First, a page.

The Government have published a new Policing and Crime Bill. The Bill would make changes in relation to police complaints procedures and collaboration between the emergency services, among many other things.
The EU Justice Sub-Committee has heard evidence from Justice Secretary Michael Gove and leading academics in relation to its inquiry on the impact of replacing the Human Rights Act with a British Bill of Rights. Mr Gove highlighted a number of areas in which reform might be desirable, including making clear that the UK courts are free to depart from Strasbourg jurisprudence; the application of the Convention to the actions of British troops operating abroad; and the correct balance to be struck between freedom of expression and privacy rights. Professors Gordon Anthony and Christopher McCrudden of Queen’s University Belfast gave evidence as to the status of human rights, and the Human Rights Act, within the Northern Ireland devolution settlement and the Good Friday Agreement.
The Joint Committee on Human Rights has published its first legislative scrutiny report on the Trade Unions Bill. The report suggests that the Bill raises a number of potential human rights issues, including the cumulative impact of the proposals on the right to strike, and recommends that it should be subject to early post-legislation scrutiny.
The Justice Committee has heard evidence from senior judges in relation to its inquiry into courts and tribunal fees. Lord Dyson, Master of the Rolls, expressed concerns that enhanced court fees will impede access to justice for small and medium sized businesses, who may be deterred from litigating, and suggested that the research conducted by the Government prior to implementation was inadequate.
The Women and Equalities Committee has published the report of its inquiry into Transgender Equality. The report calls on the Government to take action to ensure full equality for trans people, emphasising the need to update existing legislation; provide better services, especially in the NHS; and improve confidence in the criminal justice system.
The Scottish Parliament has passed the Apologies (Scotland) Bill, intended to stop apologies being used as evidence of liability in most civil proceedings in Scotland, with the aim of bringing about social and cultural change.
The Abusive Behaviour and Sexual Harm (Scotland) Bill is currently before the Scottish Parliament. The Bill aims to improve access to justice for survivors of domestic abuse and makes changes to the way the justice system deals with sexual harm cases.
The Northern Ireland Assembly has passed the Northern Ireland Public Services Ombudsman (NIPSO) Bill, which brings in reforms to the public-sector ombud. The changes will simplify the process of complaining about public services and will strengthen the powers of the ombud. It will also include new areas within the ombud’s jurisdiction, including schools, colleges and universities.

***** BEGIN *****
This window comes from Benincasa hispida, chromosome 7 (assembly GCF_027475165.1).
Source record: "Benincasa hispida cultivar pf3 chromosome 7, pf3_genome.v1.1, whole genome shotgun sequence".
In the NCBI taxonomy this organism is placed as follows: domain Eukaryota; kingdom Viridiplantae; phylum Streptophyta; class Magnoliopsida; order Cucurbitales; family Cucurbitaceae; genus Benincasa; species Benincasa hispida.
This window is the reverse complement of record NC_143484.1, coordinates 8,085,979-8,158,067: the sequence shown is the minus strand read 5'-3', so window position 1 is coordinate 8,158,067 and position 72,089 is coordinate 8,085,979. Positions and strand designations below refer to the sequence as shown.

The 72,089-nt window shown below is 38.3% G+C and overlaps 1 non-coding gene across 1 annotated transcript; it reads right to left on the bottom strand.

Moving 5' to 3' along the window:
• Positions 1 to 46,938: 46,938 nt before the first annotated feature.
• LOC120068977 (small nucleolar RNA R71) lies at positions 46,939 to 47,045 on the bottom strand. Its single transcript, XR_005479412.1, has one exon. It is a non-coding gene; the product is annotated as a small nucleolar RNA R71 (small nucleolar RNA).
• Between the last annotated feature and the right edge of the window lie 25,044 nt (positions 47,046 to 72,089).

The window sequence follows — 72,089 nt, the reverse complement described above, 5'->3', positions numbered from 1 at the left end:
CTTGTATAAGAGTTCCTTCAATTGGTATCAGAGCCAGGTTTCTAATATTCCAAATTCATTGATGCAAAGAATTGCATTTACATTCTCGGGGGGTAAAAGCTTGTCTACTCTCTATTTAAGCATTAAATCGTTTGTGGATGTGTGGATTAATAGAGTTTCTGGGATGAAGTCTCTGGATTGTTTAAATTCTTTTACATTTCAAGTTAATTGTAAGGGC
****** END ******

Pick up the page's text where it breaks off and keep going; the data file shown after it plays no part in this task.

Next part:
Professor Mark Elliott has published an article on the recommendations of the Strathclyde Review. The Review recommended that the House of Lords’ powers in respect of statutory instruments should be brought broadly into line with its powers in respect of primary legislation, thereby preventing the House of Lords from vetoing statutory instruments. The article highlights the increasing use of statutory instruments with the resulting loss of scrutiny, and questions the conclusions of the Review.
Courts and access to justice
Michael Gove has announced that plans for a “dual contracting” system for criminal legal aid firms have been abandoned in light of significant opposition and numerous legal challenges, and a further cut in fees has been suspended. Lord Falconer has asked the National Audit Office to investigate how much the abortive attempt to impose criminal legal aid reforms cost the taxpayer.
A new publication – Access to Justice: Beyond the Policies and Politics of Austerity – considers the impact on accessing civil and administrative justice in the context of changing priorities to funding legal services. The papers developed from a series of ESRC-funded seminars, and include a chapter by UKAJI’s Tom Mullen, Professor of Law at Glasgow University.
The House of Commons Library has published a Briefing Paper considering the evidence on the impact of restrictions on legal aid and increase in self-represented litigants.
Lord Justice Jackson has used a speech at the Solicitors’ Costs Conference to call for the establishment of a CLAF – Contingent Legal Aid Fund. This would be a self-funding scheme that would pay the claimant’s costs, win or lose. If the claimant succeeds the CLAF would recover its costs from the other party and also a share of the proceeds of the action.
Justice Minister Shailesh Vara has announced the closure of 86 courts following a consultation. On average, these courts are used for less than two days a week. The Government have published its response to the consultation, along with impact assessments and regional response documents.